juice jacking
pp. Stealing data from a portable device that is plugged into a hacked public charging station.
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The smartphone's ever growing ubiquity has led to the rise of public kiosks for recharging smartphones. These have been appearing in airports, malls and food courts, and come in both free and paid-for variants. The question is, are they safe to use? After all, putting a strange jack in your socket isn't always the best idea.

The proliferation of these kiosks has led to a new type of hack called "juice jacking".
—Alex Choros, “Juice Jacking: Are Public Smartphone Chargers Safe?,” CyberShack, September 15, 2015
The gadget is described by Crowd Supply, who sells the product, as ‘a protective barrier between your device and "juice-jacking" hackers.’
—Ellie Zolfagharifard, “'Undetectable' Peter Pan virus hits thousands,” Daily Mail, September 09, 2014
One of the biggest risks for iPhones, according to the documents, is being plugged into an unsecured outlet for recharging. Security experts such as Brian Krebs have warned of the (possibly hypothetical) risk of "juice jacking" — rogue charging kiosks at airports or conventions secretly copying data from a victim's phone.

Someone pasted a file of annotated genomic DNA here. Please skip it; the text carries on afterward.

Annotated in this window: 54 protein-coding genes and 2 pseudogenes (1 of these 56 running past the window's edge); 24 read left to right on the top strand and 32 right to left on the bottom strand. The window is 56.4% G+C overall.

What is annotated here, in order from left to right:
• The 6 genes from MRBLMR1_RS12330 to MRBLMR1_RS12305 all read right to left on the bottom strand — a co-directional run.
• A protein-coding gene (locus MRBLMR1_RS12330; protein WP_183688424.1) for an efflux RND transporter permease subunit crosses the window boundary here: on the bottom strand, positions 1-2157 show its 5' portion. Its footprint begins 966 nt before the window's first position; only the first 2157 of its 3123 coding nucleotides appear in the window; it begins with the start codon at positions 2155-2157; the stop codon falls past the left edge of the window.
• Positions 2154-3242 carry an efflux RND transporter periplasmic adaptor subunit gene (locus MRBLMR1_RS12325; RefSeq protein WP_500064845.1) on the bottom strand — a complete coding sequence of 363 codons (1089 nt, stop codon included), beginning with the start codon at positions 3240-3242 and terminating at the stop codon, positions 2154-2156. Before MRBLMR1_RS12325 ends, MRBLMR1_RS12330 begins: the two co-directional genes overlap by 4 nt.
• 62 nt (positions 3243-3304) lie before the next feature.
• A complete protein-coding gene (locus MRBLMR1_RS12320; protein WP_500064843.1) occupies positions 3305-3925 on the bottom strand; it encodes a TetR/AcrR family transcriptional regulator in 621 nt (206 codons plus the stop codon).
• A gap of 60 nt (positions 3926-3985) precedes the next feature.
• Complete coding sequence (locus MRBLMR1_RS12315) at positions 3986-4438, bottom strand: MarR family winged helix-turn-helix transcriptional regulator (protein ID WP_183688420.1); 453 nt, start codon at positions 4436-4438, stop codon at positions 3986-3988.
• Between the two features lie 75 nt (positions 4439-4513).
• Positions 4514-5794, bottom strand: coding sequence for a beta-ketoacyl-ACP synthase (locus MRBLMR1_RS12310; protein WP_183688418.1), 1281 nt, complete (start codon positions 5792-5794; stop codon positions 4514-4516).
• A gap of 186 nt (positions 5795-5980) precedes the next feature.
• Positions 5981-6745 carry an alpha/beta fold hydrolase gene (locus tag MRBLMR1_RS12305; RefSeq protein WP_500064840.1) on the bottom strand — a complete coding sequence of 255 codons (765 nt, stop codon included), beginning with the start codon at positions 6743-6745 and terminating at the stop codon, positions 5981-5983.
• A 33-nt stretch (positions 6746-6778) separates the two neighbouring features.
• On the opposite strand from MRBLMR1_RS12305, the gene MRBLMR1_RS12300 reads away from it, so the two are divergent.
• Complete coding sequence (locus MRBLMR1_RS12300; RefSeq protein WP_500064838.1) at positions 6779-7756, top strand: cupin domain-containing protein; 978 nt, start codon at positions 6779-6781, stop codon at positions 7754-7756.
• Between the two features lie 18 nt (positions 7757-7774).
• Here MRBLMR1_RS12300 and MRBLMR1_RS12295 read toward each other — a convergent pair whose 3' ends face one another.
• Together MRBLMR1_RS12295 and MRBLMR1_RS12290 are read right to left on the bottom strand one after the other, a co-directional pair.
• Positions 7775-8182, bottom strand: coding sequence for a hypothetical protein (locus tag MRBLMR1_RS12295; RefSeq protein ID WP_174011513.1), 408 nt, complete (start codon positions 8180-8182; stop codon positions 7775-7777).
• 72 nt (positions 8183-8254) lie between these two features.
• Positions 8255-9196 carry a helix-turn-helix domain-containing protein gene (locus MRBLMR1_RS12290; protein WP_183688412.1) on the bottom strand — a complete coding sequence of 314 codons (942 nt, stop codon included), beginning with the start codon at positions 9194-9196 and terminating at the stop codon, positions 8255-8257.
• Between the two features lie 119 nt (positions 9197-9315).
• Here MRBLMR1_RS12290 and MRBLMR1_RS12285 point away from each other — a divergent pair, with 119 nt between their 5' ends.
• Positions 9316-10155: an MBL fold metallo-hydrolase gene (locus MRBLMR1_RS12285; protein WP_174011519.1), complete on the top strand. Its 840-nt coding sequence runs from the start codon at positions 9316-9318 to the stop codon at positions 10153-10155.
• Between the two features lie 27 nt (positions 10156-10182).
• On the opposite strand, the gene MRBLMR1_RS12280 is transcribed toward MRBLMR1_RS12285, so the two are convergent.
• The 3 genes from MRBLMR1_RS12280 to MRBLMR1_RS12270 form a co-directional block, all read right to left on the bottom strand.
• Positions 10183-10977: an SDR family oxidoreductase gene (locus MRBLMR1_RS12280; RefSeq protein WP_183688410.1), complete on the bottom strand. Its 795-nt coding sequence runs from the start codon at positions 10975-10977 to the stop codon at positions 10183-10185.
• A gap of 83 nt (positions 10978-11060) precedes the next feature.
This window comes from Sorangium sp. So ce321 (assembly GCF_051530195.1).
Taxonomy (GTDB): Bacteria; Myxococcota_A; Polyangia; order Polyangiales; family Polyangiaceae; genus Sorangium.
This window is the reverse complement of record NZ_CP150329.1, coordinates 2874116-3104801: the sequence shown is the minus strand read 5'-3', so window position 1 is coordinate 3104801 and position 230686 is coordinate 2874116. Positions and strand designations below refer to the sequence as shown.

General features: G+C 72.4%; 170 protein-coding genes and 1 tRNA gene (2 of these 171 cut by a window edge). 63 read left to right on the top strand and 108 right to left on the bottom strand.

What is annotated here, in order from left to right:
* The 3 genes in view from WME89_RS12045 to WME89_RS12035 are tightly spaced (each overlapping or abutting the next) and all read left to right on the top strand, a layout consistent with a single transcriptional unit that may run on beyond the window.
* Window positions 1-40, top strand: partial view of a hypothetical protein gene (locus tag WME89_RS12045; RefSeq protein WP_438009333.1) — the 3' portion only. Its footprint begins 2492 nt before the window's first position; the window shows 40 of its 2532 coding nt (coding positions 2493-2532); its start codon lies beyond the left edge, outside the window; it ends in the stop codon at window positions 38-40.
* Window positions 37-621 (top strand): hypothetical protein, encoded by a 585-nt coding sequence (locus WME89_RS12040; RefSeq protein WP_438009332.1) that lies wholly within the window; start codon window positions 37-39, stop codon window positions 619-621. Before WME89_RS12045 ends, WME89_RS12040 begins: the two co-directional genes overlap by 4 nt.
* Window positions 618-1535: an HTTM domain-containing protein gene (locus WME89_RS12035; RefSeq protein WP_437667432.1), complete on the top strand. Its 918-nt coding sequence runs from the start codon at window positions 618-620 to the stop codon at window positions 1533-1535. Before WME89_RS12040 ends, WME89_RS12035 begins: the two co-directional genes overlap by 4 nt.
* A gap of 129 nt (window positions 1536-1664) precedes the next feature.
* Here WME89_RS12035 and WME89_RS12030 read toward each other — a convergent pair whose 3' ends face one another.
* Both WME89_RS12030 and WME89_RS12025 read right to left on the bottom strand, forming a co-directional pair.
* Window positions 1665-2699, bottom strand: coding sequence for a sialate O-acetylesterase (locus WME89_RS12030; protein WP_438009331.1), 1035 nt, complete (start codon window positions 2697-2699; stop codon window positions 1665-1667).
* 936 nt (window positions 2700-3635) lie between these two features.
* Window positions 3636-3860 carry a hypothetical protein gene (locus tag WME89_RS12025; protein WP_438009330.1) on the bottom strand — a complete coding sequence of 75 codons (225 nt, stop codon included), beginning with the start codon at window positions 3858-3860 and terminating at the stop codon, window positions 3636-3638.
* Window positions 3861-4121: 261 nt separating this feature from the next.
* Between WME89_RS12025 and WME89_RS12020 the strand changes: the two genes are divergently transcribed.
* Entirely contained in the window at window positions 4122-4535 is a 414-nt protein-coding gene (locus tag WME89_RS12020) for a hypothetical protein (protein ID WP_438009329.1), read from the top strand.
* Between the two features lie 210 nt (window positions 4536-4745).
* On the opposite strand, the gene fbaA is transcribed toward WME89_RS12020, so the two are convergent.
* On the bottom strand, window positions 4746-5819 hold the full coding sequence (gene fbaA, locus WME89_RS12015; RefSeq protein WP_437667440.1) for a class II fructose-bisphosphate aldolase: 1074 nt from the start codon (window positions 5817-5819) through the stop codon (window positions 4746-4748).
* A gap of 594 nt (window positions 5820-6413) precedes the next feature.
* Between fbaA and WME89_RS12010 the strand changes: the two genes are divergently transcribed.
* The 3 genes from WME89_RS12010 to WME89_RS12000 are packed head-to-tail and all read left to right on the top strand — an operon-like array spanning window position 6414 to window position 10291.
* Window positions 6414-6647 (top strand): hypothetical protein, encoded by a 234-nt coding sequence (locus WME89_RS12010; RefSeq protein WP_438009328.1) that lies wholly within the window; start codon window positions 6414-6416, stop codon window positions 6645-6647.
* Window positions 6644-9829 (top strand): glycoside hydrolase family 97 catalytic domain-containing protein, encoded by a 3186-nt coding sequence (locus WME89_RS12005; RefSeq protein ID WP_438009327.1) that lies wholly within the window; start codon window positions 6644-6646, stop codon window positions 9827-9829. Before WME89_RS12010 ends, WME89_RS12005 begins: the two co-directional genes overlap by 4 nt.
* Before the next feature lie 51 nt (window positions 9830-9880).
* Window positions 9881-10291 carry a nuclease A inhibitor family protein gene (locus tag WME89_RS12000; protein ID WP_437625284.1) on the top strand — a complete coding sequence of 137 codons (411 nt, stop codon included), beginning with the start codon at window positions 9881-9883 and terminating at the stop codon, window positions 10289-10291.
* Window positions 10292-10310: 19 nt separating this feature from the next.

—Neal Ungerleider, “How America's spies use iPhones and iPads,” Fast Company, December 20, 2012
2011 (earliest)
You don’t have the power cable needed to charge the device, but you do have a USB cord that can supply the needed juice. Then you spot an oasis: A free charging kiosk. Do you hesitate before connecting your phone to this unknown device that could be configured to read most of the data on your phone, and perhaps even upload malware?
—Brian Krebs, “Beware of Juice-Jacking,” Krebs on Security, August 17, 2011